I received this galley in consideration for an honest review.I Was Here by Gayle Forman
Published by Penguin on January 27, 2015
Genres: Young Adult
When her best friend Meg drinks a bottle of industrial-strength cleaner alone in a motel room, Cody is understandably shocked and devastated. She and Meg shared everything—so how was there no warning? But when Cody travels to Meg’s college town to pack up the belongings left behind, she discovers that there’s a lot that Meg never told her. About her old roommates, the sort of people Cody never would have met in her dead-end small town in Washington. About Ben McAllister, the boy with a guitar and a sneer, who broke Meg’s heart. And about an encrypted computer file that Cody can’t open—until she does, and suddenly everything Cody thought she knew about her best friend’s death gets thrown into question.
When I peeked at other people’s reactions to I Was Here I kept seeing remarks abut how dark it was. The story, which centers on Cody’s emotional journey after her friend’s suicide, is quite dark. Meg was the friend that got out. While Cody stayed in the small Washington town after high school, Meg went away to college and seemed to live the life that Cody longed for but couldn’t quite reach. With Meg’s death, Cody is forced to relive their estrangement, her feelings of jealousy, and her guilt. Guilt is mainly what drives Cody to start digging into Meg’s life when she starts to hear about a person that doesn’t mesh with the Meg she knew. The story then brings in aspects of a mystery/thriller which somehow worked without sacrificing the core feeling of the story, which was about coming to terms with grief. Of course, no journey wouldn’t really be a journey if the main character didn’t learn something about herself, and I did see growth in Cody’s character and she was also given a chance to see the people in her life a little differently. I was especially fascinated by her relationship with her mother, which begins as something to be pitied, but changes into one of more understanding by the end of the book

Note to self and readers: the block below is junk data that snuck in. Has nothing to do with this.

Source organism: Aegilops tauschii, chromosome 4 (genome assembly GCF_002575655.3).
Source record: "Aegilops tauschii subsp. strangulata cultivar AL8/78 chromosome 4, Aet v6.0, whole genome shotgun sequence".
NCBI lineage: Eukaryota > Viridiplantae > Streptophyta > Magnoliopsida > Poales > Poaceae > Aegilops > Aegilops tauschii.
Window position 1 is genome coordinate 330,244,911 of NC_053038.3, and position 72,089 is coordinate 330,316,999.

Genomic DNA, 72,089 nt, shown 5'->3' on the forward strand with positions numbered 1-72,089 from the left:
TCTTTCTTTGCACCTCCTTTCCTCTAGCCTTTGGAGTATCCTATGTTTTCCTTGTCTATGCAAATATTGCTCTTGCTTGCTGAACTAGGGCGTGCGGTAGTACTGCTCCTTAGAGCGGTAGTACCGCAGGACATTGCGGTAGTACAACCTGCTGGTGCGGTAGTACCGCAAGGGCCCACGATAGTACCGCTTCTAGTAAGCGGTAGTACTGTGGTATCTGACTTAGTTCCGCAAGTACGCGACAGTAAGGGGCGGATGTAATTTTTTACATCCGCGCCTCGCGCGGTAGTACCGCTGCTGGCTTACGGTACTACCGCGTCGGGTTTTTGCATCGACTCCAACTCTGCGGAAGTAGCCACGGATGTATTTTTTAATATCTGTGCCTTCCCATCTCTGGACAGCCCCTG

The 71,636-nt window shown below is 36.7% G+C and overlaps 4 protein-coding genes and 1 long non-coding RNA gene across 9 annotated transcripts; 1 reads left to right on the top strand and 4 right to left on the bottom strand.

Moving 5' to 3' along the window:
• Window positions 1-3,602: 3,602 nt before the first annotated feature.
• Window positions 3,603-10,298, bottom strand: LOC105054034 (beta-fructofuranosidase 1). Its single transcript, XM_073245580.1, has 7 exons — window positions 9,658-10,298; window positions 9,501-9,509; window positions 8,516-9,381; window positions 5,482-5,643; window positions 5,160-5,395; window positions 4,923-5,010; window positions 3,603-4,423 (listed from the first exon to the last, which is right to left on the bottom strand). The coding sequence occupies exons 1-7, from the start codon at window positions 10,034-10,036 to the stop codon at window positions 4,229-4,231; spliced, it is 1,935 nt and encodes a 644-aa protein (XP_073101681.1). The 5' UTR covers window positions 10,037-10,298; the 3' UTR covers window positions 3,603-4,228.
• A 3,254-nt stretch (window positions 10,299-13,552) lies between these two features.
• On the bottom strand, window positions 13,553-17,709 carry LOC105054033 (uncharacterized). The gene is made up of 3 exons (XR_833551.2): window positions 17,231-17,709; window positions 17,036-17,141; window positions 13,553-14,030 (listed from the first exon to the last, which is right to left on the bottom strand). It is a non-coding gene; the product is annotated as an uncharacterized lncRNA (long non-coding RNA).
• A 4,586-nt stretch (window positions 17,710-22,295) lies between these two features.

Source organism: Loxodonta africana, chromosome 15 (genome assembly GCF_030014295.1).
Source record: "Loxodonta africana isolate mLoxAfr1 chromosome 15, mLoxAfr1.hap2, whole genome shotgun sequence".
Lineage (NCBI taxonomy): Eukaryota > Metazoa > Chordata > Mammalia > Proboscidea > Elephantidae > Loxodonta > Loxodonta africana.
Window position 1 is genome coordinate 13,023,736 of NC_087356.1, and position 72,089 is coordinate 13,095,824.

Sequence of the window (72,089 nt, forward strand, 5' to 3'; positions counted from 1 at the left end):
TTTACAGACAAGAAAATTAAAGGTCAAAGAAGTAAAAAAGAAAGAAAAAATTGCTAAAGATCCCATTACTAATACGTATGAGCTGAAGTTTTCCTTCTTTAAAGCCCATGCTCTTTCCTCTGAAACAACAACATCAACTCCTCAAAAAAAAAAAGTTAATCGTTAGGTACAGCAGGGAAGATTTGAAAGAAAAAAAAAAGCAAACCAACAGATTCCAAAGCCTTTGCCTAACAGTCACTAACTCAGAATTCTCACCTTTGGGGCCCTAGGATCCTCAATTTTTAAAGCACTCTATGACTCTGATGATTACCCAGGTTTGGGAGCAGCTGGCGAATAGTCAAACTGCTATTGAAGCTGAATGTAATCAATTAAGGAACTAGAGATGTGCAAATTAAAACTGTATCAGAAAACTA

The question of the hidden files on Meg’s computer provide the motivation of much of the conflict in the story. As a mystery, it worked well in keeping the momentum of the book going. It also provided much of the darkness. There is a romance, as mentioned in the jacket copy, and while I didn’t find it distracting, the story would have been ok without it, as well. So, in that respect, it’s a bit of a departure for this author. Ben was much more than the “boy with a guitar” and I was glad that he did not turn into a two-dimensional stereotype. Another aspect of the story telling that really worked for me was that we only know Meg through the memories of others. Her suicide takes place before the beginning of the book, and I think it did a lot for the book to force the reader to see and feel everything that Cody is seeing and feeling. We are as in the dark as she is, and it made me feel more invested in getting the answers. Of course, with suicide, there often aren’t cut and dry answers or easy explanations. Cody’s search for truth leads her to as much of an answer as anyone can get in a situation like this, but is isn’t necessarily the one she was expecting. This is one of those books that might not work for everyone. If you are married to Gayle Forman’s more romance centered writing, this book might be a little harder for you. It really spoke to me and the darkness of the story, I felt, was well done and entirely appropriate for the subject matter. I Was Here doesn’t turn away from the pain of suicide, but neither does it over-sensationalize it. I thought it struck a good balance and it was a story that was on my mind long after I finished reading it.